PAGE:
Environment[edit]

She understands the scientific consensus on climate change, and the need for federal action, linking the climate change to the August 2020 Midwest derecho which caused flooding in Iowa, and has criticized Senator Joni Ernst for taking money from the oil industry and for denying the scientific consensus on climate change.[59]

Personal life[edit]

In 1985, Greenfield married Rodney Wirtjes, an electrician, who served as a journeyman lineworker and a member of the International Brotherhood of Electrical Workers.[60] They settled in Buffalo Center, Iowa.[61] In 1988, Wirtjes was killed in a work accident.[62] At the time Greenfield was 24 years old, with a one-year-old son, and was pregnant with her second son[62][63][64] who was born five months later.[63] She credits Social Security, workers' compensation, and family support with helping her during that time.[15]

Greenfield later married Steve Miller, with whom she had two more children.[65][better source needed] Their youngest son, Dane, is a member of the United States Army.[66][67]

Electoral history[edit]

2020 United States Senate election in Iowa, Democratic primary[68] [69]
Party Candidate Votes %
Democratic Theresa Greenfield 131,985 47.71%
Democratic Michael T. Franken 68,843 24.88%
Democratic Kimberly Graham 41,547 15.02%
Democratic Eddie Mauro 30,396 10.99%
Democratic Cal Woods (withdrawn) 3,371 1.21%
Democratic Write-In 512 0.19%
Total votes 276,654 100.0%
United States Senate election in Iowa, 2020
Party Candidate Votes %
Republican Joni Ernst (incumbent) 864,997 51.8
Democratic Theresa Greenfield 754,859 45.2
Libertarian Rick Stewart 36,961 2.2
Independent Suzanne Herzog 13,800 0.8
Write-in 1,211 0.1
Total votes 1,671,828 100.00%

References[edit]

  1. ^ "Candidate Conversation – Theresa Greenfield (D)". Inside Elections. December 19, 2019. Retrieved November 2, 2020.
  2. ^ Noble, Jason (July 5, 2017). "Real estate executive Theresa Greenfield joins 3rd District race for Congress". The Des Moines Register. Retrieved August 24, 2020.
  3. ^ Eller, Donnelle (November 18, 2021). "Theresa Greenfield to lead Iowa rural development; Matt Russell to head state's Farm Service Agency". The Des Moines Register. Retrieved November 19, 2021.
  4. ^ "Theresa Greenfield Pitches Humble Roots as She Seeks Crossover Support in Joni Ernst Challenge". Morning Consult. May 28, 2020. Retrieved June 7, 2020.
  5. ^ Rynard, Pat (February 3, 2018). "Long Hours, Personal Story Propels Theresa Greenfield In 3rd District Race". iowastartingline.com. Retrieved September 1, 2017.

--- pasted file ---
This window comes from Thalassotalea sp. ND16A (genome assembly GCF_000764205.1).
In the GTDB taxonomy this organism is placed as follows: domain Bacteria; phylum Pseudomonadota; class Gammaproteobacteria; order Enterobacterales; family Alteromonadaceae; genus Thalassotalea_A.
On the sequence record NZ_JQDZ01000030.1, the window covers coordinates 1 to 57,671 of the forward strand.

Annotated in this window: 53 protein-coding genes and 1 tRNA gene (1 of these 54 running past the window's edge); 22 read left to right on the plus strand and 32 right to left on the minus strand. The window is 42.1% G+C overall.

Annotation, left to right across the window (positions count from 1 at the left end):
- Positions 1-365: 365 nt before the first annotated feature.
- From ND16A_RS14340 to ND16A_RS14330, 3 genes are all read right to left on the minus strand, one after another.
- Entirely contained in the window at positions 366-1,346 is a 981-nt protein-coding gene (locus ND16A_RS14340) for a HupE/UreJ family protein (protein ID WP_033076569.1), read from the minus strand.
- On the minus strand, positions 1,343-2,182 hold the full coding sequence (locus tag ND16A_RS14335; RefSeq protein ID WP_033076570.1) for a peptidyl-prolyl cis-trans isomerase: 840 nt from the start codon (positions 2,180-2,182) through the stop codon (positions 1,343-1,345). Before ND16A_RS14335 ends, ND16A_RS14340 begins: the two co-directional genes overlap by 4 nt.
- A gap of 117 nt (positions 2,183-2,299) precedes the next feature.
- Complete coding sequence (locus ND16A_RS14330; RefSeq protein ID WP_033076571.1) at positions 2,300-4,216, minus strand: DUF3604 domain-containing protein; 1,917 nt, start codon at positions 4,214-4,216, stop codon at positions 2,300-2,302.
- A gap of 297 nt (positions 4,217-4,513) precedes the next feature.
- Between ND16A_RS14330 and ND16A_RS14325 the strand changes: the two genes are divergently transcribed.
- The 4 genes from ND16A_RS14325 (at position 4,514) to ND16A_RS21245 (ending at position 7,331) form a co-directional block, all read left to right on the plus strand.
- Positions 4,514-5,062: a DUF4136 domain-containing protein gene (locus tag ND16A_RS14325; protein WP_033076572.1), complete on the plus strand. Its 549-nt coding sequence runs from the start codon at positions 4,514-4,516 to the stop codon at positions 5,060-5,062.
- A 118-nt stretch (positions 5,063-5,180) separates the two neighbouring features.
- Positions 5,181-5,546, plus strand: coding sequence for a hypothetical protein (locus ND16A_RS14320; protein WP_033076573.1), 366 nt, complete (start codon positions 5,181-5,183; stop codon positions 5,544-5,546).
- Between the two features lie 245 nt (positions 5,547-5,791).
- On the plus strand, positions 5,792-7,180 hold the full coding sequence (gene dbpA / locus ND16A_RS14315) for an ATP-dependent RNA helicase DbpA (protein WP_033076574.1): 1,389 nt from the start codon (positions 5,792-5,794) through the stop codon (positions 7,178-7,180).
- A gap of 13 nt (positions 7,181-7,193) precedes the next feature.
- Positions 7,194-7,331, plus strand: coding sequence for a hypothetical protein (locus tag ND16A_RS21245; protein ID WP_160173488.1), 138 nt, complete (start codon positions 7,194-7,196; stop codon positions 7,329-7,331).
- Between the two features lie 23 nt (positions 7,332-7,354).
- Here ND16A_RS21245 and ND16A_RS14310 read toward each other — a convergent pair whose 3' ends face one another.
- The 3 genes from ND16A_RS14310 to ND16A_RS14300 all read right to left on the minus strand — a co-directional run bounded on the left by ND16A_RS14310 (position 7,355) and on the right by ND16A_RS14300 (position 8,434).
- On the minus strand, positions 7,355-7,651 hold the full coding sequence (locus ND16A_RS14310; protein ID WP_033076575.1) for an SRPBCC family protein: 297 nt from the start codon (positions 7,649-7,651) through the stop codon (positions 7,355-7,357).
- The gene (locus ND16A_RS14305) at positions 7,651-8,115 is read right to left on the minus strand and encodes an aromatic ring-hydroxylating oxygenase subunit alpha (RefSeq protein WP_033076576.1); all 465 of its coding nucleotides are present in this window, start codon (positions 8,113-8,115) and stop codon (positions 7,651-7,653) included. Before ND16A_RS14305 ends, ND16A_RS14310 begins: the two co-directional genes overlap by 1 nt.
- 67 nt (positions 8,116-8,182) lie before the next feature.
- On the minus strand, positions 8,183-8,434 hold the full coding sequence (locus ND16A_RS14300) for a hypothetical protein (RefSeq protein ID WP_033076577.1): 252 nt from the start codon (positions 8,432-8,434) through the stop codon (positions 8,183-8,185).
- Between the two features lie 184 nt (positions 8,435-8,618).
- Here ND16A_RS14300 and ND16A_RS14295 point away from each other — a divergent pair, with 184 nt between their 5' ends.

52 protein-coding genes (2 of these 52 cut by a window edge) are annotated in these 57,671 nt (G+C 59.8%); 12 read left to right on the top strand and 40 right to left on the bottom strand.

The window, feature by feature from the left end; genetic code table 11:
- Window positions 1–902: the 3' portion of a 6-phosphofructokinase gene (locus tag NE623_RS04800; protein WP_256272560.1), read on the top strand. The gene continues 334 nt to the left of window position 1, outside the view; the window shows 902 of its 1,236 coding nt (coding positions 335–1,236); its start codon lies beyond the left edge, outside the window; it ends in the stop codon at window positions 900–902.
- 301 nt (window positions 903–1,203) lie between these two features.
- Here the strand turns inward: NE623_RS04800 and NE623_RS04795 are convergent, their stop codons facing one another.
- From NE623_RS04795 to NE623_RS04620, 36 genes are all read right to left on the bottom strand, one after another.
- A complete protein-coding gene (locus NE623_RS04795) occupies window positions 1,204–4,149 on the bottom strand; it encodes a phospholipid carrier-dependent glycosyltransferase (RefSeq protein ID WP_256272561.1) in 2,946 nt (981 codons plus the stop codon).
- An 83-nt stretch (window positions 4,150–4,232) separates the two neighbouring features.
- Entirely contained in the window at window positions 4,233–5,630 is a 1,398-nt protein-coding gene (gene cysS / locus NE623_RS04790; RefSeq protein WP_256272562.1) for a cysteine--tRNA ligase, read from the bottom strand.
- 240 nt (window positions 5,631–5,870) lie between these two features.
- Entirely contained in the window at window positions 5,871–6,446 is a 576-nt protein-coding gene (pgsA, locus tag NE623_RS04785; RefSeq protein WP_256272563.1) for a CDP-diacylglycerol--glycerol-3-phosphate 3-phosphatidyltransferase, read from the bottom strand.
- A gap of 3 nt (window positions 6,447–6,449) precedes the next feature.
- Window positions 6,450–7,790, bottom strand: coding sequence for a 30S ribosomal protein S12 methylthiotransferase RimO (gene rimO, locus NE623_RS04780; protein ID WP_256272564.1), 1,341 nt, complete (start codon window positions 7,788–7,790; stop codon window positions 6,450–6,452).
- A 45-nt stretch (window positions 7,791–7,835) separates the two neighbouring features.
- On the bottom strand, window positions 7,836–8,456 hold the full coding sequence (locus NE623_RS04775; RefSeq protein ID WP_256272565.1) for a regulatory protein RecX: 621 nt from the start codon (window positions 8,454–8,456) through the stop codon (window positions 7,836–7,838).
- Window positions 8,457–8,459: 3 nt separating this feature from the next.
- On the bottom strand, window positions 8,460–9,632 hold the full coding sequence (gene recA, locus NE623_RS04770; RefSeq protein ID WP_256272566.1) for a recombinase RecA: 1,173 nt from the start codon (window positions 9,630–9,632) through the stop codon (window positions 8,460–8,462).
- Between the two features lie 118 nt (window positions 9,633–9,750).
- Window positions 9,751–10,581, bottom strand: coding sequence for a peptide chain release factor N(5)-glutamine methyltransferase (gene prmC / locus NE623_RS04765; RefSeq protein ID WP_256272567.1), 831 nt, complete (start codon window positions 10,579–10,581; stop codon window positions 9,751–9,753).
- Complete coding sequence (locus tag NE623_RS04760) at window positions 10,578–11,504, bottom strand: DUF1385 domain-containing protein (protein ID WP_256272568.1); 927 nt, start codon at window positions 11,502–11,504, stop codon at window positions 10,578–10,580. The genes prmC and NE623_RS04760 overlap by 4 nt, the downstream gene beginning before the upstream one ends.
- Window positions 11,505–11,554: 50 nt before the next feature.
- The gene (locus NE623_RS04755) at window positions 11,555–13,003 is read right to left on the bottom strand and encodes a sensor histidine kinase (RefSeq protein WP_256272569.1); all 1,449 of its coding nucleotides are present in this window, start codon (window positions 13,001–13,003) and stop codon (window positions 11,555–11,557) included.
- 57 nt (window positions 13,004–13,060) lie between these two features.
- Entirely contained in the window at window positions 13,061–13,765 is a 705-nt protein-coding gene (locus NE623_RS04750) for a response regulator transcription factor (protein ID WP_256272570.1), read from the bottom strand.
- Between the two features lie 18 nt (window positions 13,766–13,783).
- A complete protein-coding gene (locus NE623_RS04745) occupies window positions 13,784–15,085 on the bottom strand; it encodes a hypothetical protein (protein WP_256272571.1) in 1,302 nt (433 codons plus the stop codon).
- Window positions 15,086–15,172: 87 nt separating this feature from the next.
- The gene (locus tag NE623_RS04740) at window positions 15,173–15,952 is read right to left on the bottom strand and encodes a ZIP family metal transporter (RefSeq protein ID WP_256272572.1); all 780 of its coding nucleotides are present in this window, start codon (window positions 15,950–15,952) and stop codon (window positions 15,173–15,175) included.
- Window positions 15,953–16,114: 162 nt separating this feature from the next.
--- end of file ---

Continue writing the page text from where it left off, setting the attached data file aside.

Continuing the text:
6. ^ Minor, Vicki (March 11, 2020). "Senate candidate holds meet and greet". Winterset Madisonian. Retrieved September 2, 2020.
  7. ^ Grob, James (December 8, 2019). "Greenfield hopes to take small-town values to Washington, D.C." Charles City Press. Retrieved September 1, 2020.
  8. ^ Rios, Carmen (May 28, 2020). "THERESA GREENFIELD: GIVE AMERICANS A SECOND CHANCE". DAME. Retrieved September 19, 2020.
  9. ^ "IA-03: "Business leader, mother and farm kid" Theresa Greenfield officially running". Bleeding Heartland. July 5, 2017. Retrieved October 28, 2020.
  10. ^ Matheny, Ryan (July 24, 2020). "Greenfield calls for extension of expanded unemployment benefits during pandemic". KMAland.com. Retrieved September 2, 2020.
  11. ^ Peterson, Mike. "Meet the Candidates: Theresa Greenfield". KMAland.com. Retrieved October 27, 2020.
  12. ^ Rosenberg, Benjamin (October 16, 2020). "Joni Ernst didn't know the price of soybeans. Here's why that could cost her". Vox. Retrieved October 21, 2020.
  13. ^ Brownlee, Mike (July 8, 2017). "Fourth Democrat enters the race for David Young's seat in Iowa". Omaha World-Herald. Retrieved September 3, 2020.
  14. ^ Darr, Kent (August 22, 2014). "The Colby Family Carries On" (PDF). Business Record. Retrieved September 7, 2020.
  15. ^ a b c Rynard, Pat (February 3, 2018). "Long Hours, Personal Story Propels Theresa Greenfield In 3rd District Race". Iowa Starting Line. Retrieved October 1, 2020.
  16. ^ "Board Members". Windsor Heights Chamber of Commerce. Retrieved September 7, 2020.
  17. ^ Alter, Charlotte. "January 29th, 2018 | Vol. 191, No. 3 | U.S." TIME.com. Retrieved October 1, 2020.
  18. ^ Noble, Jason (March 28, 2018). "Rejected from primary ballot again, Democrat Theresa Greenfield calls it quits". The Des Moines Register. Retrieved September 5, 2020.
  19. ^ Rodriguez, Barbara (April 7, 2019). "Ex-campaign manager for Theresa Greenfield apologizes in ad over 2018's fake signatures". The Des Moines Register. Retrieved September 5, 2020.
  20. ^ Bowman, Bridget (March 29, 2018). "Ballot Debacle Shakes Up Democratic House Primary in Iowa". Roll Call. Retrieved September 5, 2020.
  21. ^ Noble, Jason (March 16, 2018). "Alleged paperwork forgery forces Theresa Greenfield to resubmit candidacy at literally the last minute". The Des Moines Register. Retrieved September 5, 2020.
  22. ^ "Democratic Candidate Theresa Greenfield Fails to Make it on Primary Ballot". who13.com. March 19, 2018. Retrieved September 13, 2020.
  23. ^ Murphy, Erin (June 3, 2019). "Theresa Greenfield joins Iowa's U.S. Senate race". The Gazette. Retrieved September 2, 2020.
  24. ^ Pfannenstiel, Brianne (June 3, 2019). "Democrat Theresa Greenfield launches bid against Republican Sen. Joni Ernst". The Des Moines Register. Retrieved September 2, 2020.
  25. ^ "State of Iowa 2020 Primary Election Results". The Des Moines Register. June 3, 2020. Retrieved September 5, 2020.
  26. ^ Pfannenstiel, Brianne. "Theresa Greenfield to take on Joni Ernst in high-profile battle for U.S. Senate seat". Des Moines Register. Retrieved August 7, 2020.
  27. ^ "Iowa Senate - Ernst vs. Greenfield". RealClear Politics. Retrieved September 5, 2020.
  28. ^ "Iowa U.S. Senate Polls". FiveThirtyEight. June 28, 2018. Retrieved September 5, 2020.